Zero Trust for Containerized Environments [Infographic]
It seems like everyone is talking about Zero Trust these days. But what is it, and why is it important for container environments?
Containers and tools like Kubernetes allow you to automate many aspects of application development. But containerized environments are still vulnerable to attacks, exploits and insider threats. While containers are generally more secure than traditional applications, the threat landscape is changing as attack techniques evolve and attackers get more sophisticated by the day. This post will show you why Zero Trust makes sense for container environments. No time to read? Get the infographic here.
What is Zero Trust?
Zero Trust is based on the concept of “Never trust, always verify.” Instead of inherently trusting traffic that is “inside” the network perimeter, Zero Trust security requires every entity on the corporate network to be positively identified and explicitly permitted to perform any action on the network. Zero Trust security takes a proactive approach to security.
Instead of relying on reactive, signature-based protections, Zero Trust security is based on a declarative model in which you define acceptable behavior and block everything else.
The disappearing network perimeter
Cloud computing and container adoption have accelerated digital transformation, but they’ve also introduced security challenges. The traditional security perimeter has all but disappeared as infrastructure evolves from physical hardware in on-premises data centers to virtualized environments spanning data centers and public and private clouds. These changes, plus new work paradigms, have introduced new enterprise security challenges.
These new threat exposures make adopting Zero Trust for your containerized environments essential. Rather than implicitly trusting traffic inside the network perimeter, Zero Trust security requires every entity in the corporate network to be explicitly permitted to perform an action.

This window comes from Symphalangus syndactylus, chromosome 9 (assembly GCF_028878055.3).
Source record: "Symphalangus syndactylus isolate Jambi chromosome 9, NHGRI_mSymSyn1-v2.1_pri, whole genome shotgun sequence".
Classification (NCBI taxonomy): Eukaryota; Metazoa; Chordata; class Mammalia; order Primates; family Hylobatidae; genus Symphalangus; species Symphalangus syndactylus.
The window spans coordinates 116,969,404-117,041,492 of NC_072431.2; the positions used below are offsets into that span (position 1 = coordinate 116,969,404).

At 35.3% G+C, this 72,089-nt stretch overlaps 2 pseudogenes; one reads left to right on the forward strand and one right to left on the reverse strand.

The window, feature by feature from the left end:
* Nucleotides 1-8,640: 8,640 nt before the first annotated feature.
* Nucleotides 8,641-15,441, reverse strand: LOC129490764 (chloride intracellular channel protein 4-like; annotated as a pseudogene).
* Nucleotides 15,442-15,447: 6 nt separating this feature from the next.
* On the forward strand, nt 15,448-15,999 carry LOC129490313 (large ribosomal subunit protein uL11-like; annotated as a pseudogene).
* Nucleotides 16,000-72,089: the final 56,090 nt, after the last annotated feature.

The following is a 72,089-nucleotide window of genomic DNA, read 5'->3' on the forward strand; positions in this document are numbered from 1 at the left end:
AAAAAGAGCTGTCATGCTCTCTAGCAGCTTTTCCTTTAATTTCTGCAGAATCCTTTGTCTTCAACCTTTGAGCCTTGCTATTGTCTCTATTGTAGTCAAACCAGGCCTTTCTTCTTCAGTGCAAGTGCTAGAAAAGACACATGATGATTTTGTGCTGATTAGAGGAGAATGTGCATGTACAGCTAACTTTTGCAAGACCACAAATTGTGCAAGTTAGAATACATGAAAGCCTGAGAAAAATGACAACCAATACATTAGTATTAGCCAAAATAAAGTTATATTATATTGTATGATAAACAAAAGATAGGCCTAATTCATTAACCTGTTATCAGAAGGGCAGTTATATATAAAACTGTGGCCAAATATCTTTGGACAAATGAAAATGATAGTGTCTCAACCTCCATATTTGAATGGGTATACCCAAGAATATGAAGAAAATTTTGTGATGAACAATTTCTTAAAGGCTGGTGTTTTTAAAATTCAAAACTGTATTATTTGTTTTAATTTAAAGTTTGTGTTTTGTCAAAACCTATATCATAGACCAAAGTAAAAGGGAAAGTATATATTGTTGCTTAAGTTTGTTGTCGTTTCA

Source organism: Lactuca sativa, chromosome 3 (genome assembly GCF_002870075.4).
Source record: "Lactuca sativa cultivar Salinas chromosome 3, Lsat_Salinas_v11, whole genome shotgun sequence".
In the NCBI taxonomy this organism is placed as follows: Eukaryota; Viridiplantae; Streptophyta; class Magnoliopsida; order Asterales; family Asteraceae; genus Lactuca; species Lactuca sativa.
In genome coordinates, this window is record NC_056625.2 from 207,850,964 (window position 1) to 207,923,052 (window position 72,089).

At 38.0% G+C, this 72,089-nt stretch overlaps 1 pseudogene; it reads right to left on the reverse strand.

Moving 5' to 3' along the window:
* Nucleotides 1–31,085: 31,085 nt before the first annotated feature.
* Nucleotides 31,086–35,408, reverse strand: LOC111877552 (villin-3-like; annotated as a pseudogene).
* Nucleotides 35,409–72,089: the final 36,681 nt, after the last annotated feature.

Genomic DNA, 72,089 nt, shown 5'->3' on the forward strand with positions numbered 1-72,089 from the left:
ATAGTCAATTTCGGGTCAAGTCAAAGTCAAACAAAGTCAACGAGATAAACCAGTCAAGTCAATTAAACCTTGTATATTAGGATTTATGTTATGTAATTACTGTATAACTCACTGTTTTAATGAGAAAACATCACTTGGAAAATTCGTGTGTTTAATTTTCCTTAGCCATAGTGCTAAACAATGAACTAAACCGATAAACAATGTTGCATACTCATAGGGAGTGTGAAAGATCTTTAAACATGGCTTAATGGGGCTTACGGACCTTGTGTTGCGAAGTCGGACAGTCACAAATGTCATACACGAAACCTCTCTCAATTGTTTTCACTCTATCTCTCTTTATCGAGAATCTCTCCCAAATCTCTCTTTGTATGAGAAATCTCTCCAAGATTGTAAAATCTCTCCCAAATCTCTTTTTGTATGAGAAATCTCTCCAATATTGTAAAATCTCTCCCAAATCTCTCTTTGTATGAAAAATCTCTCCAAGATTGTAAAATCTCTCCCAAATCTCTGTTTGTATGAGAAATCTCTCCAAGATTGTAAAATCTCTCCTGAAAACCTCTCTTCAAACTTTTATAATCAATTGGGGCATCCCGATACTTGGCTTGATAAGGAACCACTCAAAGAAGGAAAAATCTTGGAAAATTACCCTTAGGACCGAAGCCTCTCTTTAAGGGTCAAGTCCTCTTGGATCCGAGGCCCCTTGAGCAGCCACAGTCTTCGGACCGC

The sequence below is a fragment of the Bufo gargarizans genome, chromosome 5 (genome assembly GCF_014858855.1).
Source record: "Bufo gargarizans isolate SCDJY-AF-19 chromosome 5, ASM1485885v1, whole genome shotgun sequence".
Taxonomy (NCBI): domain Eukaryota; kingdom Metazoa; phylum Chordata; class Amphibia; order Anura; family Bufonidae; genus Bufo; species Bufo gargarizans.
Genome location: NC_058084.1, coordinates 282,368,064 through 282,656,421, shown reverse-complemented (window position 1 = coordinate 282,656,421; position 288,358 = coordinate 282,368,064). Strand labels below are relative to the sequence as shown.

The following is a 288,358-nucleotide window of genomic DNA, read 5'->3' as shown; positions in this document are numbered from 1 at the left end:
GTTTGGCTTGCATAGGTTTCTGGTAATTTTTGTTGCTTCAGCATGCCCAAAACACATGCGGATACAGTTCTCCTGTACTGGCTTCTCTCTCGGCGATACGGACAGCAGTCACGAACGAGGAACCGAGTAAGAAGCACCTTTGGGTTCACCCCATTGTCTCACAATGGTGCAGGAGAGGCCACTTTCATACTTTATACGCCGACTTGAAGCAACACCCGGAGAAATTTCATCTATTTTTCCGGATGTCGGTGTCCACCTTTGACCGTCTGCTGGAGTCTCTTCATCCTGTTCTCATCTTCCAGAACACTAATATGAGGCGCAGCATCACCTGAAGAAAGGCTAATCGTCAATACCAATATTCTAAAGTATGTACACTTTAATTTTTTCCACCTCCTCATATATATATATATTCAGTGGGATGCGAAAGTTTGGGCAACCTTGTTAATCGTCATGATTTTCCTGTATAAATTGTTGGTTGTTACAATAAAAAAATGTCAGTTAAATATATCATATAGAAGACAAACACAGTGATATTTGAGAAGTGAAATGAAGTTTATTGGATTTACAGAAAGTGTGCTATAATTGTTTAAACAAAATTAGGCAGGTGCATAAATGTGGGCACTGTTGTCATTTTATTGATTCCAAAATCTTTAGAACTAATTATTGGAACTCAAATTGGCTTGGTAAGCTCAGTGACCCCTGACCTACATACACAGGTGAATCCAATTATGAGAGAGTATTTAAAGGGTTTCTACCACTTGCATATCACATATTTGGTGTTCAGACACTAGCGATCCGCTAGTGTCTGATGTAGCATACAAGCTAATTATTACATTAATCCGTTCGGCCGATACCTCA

Unique security challenges for containers
Kubernetes enables container orchestration and distributed workloads at scale. However, this exponentially increases the container attack surface to include service meshes, cluster-to-cluster communications, multi-cloud and hybrid cloud environments, functions, application programming interfaces (APIs), serverless and edge computing.
Traditional security approaches include protecting network perimeters and data centers with firewalls, intrusion detection/prevention (IDS/IPS), malware scans and even vulnerability (CVE) scanning. These actions focus on identifying and blocking known threats. The fundamental change in Zero Trust from traditional security is moving from a deny-list-based approach to an explicit allow-list-based approach.
Zero Trust: From pipeline to production
To use Zero Trust to its fullest potential, you must activate its full lifecycle automation. This means starting with build scanning and moving to registry scanning, then staging CIS benchmarks and run-time scanning. From building to production, this creates a security system that includes admission controls, container firewall, container workload security, and alerts and forensics.
What’s Next: Get Zero Trust Container Security for Dummies
Download and read the Zero Trust Container Security for Dummies eBook for a complete understanding of why Zero Trust is the best solution for containerized environments and how you can get started.